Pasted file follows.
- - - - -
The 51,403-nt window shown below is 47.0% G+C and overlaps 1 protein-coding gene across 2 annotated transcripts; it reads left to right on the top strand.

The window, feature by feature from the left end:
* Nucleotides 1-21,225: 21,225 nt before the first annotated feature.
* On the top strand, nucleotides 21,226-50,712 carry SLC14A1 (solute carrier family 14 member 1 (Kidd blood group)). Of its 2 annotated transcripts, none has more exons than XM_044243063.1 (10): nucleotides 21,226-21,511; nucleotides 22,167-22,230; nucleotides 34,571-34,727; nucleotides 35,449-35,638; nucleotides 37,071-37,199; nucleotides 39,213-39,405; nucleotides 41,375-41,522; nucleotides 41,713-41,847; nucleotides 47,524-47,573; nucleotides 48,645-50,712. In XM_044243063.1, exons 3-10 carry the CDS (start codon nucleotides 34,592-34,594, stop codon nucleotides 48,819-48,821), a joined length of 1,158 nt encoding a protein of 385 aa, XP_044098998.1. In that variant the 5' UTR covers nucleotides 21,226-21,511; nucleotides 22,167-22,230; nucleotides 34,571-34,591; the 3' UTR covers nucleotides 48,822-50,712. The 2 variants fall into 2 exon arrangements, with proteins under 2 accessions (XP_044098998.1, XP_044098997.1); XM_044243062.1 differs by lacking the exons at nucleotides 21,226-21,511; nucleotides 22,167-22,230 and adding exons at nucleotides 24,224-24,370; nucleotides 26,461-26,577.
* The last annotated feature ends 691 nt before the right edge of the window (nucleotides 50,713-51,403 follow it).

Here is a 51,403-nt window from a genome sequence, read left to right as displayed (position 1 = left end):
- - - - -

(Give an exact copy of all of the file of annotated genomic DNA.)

The 51,403-nt window shown below is 47.0% G+C and overlaps 1 protein-coding gene across 2 annotated transcripts; it reads left to right on the top strand.

The window, feature by feature from the left end:
* Nucleotides 1-21,225: 21,225 nt before the first annotated feature.
* On the top strand, nucleotides 21,226-50,712 carry SLC14A1 (solute carrier family 14 member 1 (Kidd blood group)). Of its 2 annotated transcripts, none has more exons than XM_044243063.1 (10): nucleotides 21,226-21,511; nucleotides 22,167-22,230; nucleotides 34,571-34,727; nucleotides 35,449-35,638; nucleotides 37,071-37,199; nucleotides 39,213-39,405; nucleotides 41,375-41,522; nucleotides 41,713-41,847; nucleotides 47,524-47,573; nucleotides 48,645-50,712. In XM_044243063.1, exons 3-10 carry the CDS (start codon nucleotides 34,592-34,594, stop codon nucleotides 48,819-48,821), a joined length of 1,158 nt encoding a protein of 385 aa, XP_044098998.1. In that variant the 5' UTR covers nucleotides 21,226-21,511; nucleotides 22,167-22,230; nucleotides 34,571-34,591; the 3' UTR covers nucleotides 48,822-50,712. The 2 variants fall into 2 exon arrangements, with proteins under 2 accessions (XP_044098998.1, XP_044098997.1); XM_044243062.1 differs by lacking the exons at nucleotides 21,226-21,511; nucleotides 22,167-22,230 and adding exons at nucleotides 24,224-24,370; nucleotides 26,461-26,577.
* The last annotated feature ends 691 nt before the right edge of the window (nucleotides 50,713-51,403 follow it).

Here is a 51,403-nt window from a genome sequence, read left to right as displayed (position 1 = left end):